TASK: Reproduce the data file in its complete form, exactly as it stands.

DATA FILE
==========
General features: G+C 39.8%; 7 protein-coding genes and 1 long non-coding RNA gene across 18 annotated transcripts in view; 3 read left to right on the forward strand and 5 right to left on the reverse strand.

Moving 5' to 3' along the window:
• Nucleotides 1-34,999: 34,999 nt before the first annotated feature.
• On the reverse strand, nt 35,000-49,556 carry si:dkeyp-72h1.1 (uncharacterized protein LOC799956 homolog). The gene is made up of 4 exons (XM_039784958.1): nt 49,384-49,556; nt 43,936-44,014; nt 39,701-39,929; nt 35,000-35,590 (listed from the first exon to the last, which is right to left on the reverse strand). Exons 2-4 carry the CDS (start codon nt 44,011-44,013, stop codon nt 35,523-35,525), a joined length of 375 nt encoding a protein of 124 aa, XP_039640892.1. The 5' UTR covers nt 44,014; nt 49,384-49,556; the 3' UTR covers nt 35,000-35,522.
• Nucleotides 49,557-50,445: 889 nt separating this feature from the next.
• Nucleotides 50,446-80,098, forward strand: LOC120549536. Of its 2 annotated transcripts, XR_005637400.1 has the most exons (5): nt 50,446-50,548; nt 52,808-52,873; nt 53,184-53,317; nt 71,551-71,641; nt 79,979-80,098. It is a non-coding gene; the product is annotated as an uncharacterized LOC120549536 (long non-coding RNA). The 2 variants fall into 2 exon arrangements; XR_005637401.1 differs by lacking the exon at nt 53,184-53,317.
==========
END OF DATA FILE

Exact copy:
General features: G+C 39.8%; 7 protein-coding genes and 1 long non-coding RNA gene across 18 annotated transcripts in view; 3 read left to right on the forward strand and 5 right to left on the reverse strand.

Moving 5' to 3' along the window:
• Nucleotides 1-34,999: 34,999 nt before the first annotated feature.
• On the reverse strand, nt 35,000-49,556 carry si:dkeyp-72h1.1 (uncharacterized protein LOC799956 homolog). The gene is made up of 4 exons (XM_039784958.1): nt 49,384-49,556; nt 43,936-44,014; nt 39,701-39,929; nt 35,000-35,590 (listed from the first exon to the last, which is right to left on the reverse strand). Exons 2-4 carry the CDS (start codon nt 44,011-44,013, stop codon nt 35,523-35,525), a joined length of 375 nt encoding a protein of 124 aa, XP_039640892.1. The 5' UTR covers nt 44,014; nt 49,384-49,556; the 3' UTR covers nt 35,000-35,522.
• Nucleotides 49,557-50,445: 889 nt separating this feature from the next.
• Nucleotides 50,446-80,098, forward strand: LOC120549536. Of its 2 annotated transcripts, XR_005637400.1 has the most exons (5): nt 50,446-50,548; nt 52,808-52,873; nt 53,184-53,317; nt 71,551-71,641; nt 79,979-80,098. It is a non-coding gene; the product is annotated as an uncharacterized LOC120549536 (long non-coding RNA). The 2 variants fall into 2 exon arrangements; XR_005637401.1 differs by lacking the exon at nt 53,184-53,317.